Last week the two biggest health unions in England revealed the much-anticipated results of their NHS pay ballots.
The Royal College of Nursing announced that its members had marginally rejected the latest offer from the government, meanwhile Unison announced that the majority of its members had accepted it.
They were among several unions that have been balloting their members on the latest pay offer, which would provide Agenda for Change (AfC) staff in England with an additional lump sum for 2022-23, and 5% pay rise for 2023-24.
Nursing Times has broken down what the next stages are in the NHS pay dispute in England.
On Tuesday 2 May an extraordinary meeting of the NHS Staff Council will take place, where representatives from health trade unions and employers will discuss the results of the recent NHS pay ballots.
Among the representatives on the staff side will be the six health unions that currently have strike mandates in England: the RCN, Unison, the Royal College of Midwives, the GMB, Unite and the Charted Society of Physiotherapy.
A consultation will take place at the meeting, where staff side representatives from these unions will cast their votes on whether they want the NHS Staff Council to collectively accept the pay deal.
Nursing Times has been told by Unison that voting on the staff side is determined by the size of the AfC membership.
As Unison and the RCN are the two biggest health unions, representing the most AfC staff, they will have a greater representation in the vote than health unions with smaller AfC membership.
“The ball will be in the government’s court at the end of this process”
To collectively accept the pay deal, the NHS Staff Council will need the majority of unions to vote to accept the pay offer.
This process means that, even if one union rejects the deal, it could still be implemented by the government.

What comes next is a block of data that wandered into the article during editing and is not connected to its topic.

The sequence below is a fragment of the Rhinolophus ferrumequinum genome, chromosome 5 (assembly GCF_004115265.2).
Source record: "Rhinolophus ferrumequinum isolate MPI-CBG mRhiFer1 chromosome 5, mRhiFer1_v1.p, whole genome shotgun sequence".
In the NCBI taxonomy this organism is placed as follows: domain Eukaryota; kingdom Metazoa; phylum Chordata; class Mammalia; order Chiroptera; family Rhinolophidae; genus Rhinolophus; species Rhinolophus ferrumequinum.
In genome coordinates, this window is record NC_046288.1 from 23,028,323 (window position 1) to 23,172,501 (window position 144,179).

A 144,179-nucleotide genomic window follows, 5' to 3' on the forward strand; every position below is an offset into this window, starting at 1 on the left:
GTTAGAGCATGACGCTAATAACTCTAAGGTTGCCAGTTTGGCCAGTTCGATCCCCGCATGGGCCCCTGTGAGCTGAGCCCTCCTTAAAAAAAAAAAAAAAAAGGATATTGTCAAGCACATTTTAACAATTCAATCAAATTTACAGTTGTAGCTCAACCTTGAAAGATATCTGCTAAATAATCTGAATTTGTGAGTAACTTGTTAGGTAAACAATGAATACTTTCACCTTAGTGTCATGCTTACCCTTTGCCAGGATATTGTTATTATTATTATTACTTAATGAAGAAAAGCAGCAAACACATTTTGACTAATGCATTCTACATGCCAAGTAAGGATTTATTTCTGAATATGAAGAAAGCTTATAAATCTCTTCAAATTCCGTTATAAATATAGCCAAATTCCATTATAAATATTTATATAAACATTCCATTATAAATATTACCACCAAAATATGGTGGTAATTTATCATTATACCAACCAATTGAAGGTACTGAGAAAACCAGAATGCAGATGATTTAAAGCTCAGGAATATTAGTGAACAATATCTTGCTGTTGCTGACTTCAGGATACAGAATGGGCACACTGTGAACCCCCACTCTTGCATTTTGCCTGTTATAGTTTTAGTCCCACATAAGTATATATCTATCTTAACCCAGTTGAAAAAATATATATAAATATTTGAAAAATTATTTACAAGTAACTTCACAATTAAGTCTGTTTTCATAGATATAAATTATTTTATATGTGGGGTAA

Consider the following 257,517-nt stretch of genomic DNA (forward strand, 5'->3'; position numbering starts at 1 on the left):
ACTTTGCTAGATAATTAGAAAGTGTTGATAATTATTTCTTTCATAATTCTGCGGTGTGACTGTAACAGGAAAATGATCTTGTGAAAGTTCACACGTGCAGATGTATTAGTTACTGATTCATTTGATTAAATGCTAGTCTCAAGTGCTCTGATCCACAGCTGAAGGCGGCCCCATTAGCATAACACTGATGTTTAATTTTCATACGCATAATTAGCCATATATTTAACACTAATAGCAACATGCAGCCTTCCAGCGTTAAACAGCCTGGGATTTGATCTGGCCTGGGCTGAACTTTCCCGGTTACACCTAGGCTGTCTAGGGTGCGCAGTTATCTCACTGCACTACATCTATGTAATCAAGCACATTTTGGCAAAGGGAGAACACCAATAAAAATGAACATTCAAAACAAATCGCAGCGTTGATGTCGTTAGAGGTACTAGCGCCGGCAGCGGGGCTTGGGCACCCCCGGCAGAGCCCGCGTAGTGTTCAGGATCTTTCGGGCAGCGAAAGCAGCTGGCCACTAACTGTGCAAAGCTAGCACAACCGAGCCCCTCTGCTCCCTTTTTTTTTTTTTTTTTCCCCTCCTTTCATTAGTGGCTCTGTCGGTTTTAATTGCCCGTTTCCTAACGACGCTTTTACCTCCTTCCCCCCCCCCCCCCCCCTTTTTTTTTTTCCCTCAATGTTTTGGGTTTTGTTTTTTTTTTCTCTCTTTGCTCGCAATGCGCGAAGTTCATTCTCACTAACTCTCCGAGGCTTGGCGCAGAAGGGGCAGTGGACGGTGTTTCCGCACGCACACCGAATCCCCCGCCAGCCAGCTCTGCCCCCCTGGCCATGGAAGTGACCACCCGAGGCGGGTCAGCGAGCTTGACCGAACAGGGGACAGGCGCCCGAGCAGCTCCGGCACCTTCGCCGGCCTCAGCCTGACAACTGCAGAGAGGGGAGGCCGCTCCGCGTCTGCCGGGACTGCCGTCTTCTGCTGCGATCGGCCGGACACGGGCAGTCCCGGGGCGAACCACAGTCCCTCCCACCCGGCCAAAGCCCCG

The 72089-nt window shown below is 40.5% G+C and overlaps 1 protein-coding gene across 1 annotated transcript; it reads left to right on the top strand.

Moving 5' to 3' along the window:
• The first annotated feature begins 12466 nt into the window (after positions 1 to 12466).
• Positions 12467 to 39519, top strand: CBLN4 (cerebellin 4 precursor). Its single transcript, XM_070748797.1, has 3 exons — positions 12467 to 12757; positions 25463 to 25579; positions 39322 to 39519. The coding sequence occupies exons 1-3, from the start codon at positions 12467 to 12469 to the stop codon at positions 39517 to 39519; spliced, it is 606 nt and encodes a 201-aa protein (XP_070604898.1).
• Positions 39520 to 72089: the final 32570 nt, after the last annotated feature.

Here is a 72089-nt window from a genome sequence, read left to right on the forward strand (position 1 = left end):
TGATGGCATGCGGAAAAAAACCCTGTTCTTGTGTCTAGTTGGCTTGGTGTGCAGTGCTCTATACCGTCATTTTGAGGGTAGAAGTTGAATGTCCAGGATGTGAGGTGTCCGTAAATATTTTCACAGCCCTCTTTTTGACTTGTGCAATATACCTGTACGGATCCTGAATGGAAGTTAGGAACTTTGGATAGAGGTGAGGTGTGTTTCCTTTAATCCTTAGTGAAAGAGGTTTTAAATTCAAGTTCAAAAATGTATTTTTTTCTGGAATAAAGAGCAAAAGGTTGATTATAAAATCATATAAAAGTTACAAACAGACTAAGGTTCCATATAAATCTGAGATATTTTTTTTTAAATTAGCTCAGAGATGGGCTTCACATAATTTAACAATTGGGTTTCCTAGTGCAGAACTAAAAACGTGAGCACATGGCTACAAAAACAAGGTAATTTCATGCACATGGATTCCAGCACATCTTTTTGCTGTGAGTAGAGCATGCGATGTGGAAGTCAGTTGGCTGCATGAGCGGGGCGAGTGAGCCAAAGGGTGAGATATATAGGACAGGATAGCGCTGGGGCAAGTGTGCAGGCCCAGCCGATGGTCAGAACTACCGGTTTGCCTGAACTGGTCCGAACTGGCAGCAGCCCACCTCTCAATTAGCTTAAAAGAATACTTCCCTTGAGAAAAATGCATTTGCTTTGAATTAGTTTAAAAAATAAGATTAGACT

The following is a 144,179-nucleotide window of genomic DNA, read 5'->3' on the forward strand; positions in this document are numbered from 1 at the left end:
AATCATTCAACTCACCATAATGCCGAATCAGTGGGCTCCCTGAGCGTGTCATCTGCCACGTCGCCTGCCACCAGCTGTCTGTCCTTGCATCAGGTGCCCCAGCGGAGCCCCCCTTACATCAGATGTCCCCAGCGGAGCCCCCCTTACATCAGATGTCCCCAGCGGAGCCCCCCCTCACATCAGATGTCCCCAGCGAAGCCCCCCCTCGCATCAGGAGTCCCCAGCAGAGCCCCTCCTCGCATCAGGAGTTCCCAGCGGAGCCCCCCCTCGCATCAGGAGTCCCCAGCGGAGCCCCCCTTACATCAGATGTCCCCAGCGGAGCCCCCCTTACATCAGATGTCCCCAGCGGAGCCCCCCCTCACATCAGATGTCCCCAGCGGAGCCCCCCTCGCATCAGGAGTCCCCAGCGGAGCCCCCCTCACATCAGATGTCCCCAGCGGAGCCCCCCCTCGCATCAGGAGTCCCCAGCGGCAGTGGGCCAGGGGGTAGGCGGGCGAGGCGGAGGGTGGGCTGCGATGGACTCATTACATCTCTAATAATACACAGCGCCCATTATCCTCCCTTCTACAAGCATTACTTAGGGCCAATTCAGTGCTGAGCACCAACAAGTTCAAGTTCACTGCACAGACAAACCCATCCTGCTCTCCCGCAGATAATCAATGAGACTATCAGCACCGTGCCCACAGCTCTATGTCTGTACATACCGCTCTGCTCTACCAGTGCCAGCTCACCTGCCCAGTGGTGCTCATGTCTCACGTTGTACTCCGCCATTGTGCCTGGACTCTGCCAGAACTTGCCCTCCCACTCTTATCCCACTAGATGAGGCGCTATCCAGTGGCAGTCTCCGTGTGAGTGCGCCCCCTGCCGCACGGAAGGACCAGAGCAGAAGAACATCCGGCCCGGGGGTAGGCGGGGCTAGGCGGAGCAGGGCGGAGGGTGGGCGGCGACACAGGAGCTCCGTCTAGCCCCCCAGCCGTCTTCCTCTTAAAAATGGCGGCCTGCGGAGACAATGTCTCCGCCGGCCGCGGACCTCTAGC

Sara Gorton, NHS Staff Council staff side chair and head of health at Unison, said there were still “another couple of weeks of uncertainty” as the council awaits the results of other unions.
Ms Gorton told Ayesha Hazarika on Times Radio Drive that, until all six union consultations closed, she was “not going to be in a position to know what the final position is”.
She described how Unison had “a large amount of nurses in its membership”, and noted that there were “processes to manage different results” between health unions representing the same professions.
Ms Gorton said: “That’s why it’s important that we wait until all of the unions have reported in.”
Once the consultation has finished the final result will be presented to the health secretary, Steve Barclay, who will decide whether to implement the pay deal.
“The ball will be in the government’s court at the end of this process,” said Ms Gorton.
She also noted that the Unison members had given the union “a very clear steer that they want this money in their pay packets”.
Ms Gorton added: “We’ll be doing what we can, wait for other unions and, if it’s a majority, to implement the deal [and] to put pressure on the government to make that happen as quickly as possible.”
Even though a majority vote could result in the government implementing the pay deal, unions that have rejected the offer can still remain in dispute, as long as they have a strike mandate.
The RCN announced alongside its ballot results last week that it would be looking to conduct a new England-wide statutory ballot, to extend the scope and duration of the current mandate for industrial action.
Meanwhile, in a letter sent to the RCN’s general secretary and chief executive, Pat Cullen, the health secretary said he was going to “await the collective outcome” of the NHS Staff Council meeting, and urged the RCN to do the same.
In the letter Mr Barclay added: “I would welcome a meeting with you to discuss how we can avoid this escalatory action – recognising that the offer we negotiated with you and other unions stands, and I hope to see it implemented in the interests of all Agenda for Change staff once other consultations conclude.”